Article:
The risk: If it’s hard to believe Diekman is already 37 years old, it’s probably because he’s defied the passage of time by boasting the same basic profile for more than a decade. He’s walked at least five batters per nine innings in each of his last seven seasons, regardless of how many appearances he’s made or how he’s performed overall. Predictably, his ERA+ has fluctuated up and down like a bobber. Here’s his last six, in order: 98, 100, 1003 (not a typo), 107, 83, and 128.
The reward: We mentioned that Diekman has had the same basic profile throughout his career. We omitted that he’s been a reliable strikeout artist. To wit, his 11.4 per-nine strikeout rate since 2012 ranks 10th among pitchers with at least 500 innings during that span. Diekman, long a fastball-slider hurler, actually mixed up his arsenal for the first time in a while. He threw a career-high 14.7% changeups, resulting in a .189 average against, a 22% whiff rate, and a new full-season best for OPS versus right-handed batters (.524). Diekman’s changeup isn’t particularly impressive on its own — you won’t see anyone compare it to Bugs Bunny’s cambio — but within the greater context of his arsenal, it might be enough to help steady him.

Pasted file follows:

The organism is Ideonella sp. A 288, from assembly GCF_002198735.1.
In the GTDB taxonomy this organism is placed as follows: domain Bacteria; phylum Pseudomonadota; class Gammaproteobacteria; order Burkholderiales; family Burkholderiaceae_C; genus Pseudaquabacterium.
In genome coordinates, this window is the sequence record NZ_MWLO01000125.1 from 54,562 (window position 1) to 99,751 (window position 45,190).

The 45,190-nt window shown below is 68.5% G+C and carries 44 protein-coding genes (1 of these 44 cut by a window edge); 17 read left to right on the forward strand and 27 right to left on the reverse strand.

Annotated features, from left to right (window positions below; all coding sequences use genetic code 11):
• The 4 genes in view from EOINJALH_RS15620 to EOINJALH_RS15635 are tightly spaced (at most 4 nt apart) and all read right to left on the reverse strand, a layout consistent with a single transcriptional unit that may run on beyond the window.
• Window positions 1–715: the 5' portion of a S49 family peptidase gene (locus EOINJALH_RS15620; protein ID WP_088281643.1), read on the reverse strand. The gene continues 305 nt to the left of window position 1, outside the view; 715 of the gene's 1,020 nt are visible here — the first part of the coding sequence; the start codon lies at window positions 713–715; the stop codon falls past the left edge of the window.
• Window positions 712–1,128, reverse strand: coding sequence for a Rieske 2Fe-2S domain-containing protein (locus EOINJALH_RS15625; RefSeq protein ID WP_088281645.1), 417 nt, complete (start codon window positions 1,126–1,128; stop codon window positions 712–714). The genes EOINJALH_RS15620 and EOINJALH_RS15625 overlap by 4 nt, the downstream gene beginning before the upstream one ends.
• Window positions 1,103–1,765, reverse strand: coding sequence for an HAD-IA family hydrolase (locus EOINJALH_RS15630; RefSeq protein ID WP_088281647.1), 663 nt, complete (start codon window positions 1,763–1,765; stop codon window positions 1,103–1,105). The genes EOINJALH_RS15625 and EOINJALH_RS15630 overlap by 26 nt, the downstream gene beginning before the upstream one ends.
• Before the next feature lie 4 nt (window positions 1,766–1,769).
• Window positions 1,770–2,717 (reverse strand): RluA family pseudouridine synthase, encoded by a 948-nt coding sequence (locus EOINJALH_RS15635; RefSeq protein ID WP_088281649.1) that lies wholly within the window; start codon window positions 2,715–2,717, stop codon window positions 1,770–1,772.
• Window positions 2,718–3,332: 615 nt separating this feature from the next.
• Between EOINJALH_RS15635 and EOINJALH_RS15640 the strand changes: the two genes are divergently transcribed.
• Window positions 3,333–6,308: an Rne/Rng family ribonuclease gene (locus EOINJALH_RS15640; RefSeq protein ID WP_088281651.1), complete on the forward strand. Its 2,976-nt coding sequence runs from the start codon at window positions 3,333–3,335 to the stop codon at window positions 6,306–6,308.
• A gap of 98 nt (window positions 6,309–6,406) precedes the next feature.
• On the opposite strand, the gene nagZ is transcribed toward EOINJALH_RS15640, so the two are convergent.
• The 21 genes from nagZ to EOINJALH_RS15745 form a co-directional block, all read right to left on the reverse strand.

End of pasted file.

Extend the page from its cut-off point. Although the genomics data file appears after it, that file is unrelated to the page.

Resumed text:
5. RHP Shintaro Fujinami
The contract: One year, $3.35 million
The risk: You may have heard that Fujinami was, throughout his younger days, considered Shohei Ohtani’s rival. Not any longer. While Ohtani was en route to a $700 million contract, Fujinami’s first season in MLB resulted in a 7.18 ERA. He was one of six pitchers (min. 70 innings) last season to average more than a home run and five walks surrendered per nine innings. Another year like that could force him to return to Japan, or, at least, settle for a minor-league pact.
The reward: For as poorly as Fujinami fared in his “rookie” year, he actually received a slight raise after making $3.25 million in 2023. Consider that a testament to his raw stuff. Fujinami averaged 98.4 mph with his fastball last season, and that undersells it given his deep release point. He also threw two other pitches, a splitter and a cutter, that generated more than 30% whiffs. He did a better job of generating chases following a midseason trade to the Orioles, and he’ll need to continue to improve in that respect if he’s going to overcome what can be charitably described as below-average command. Should there be such a thing as a make or break season, this would be it.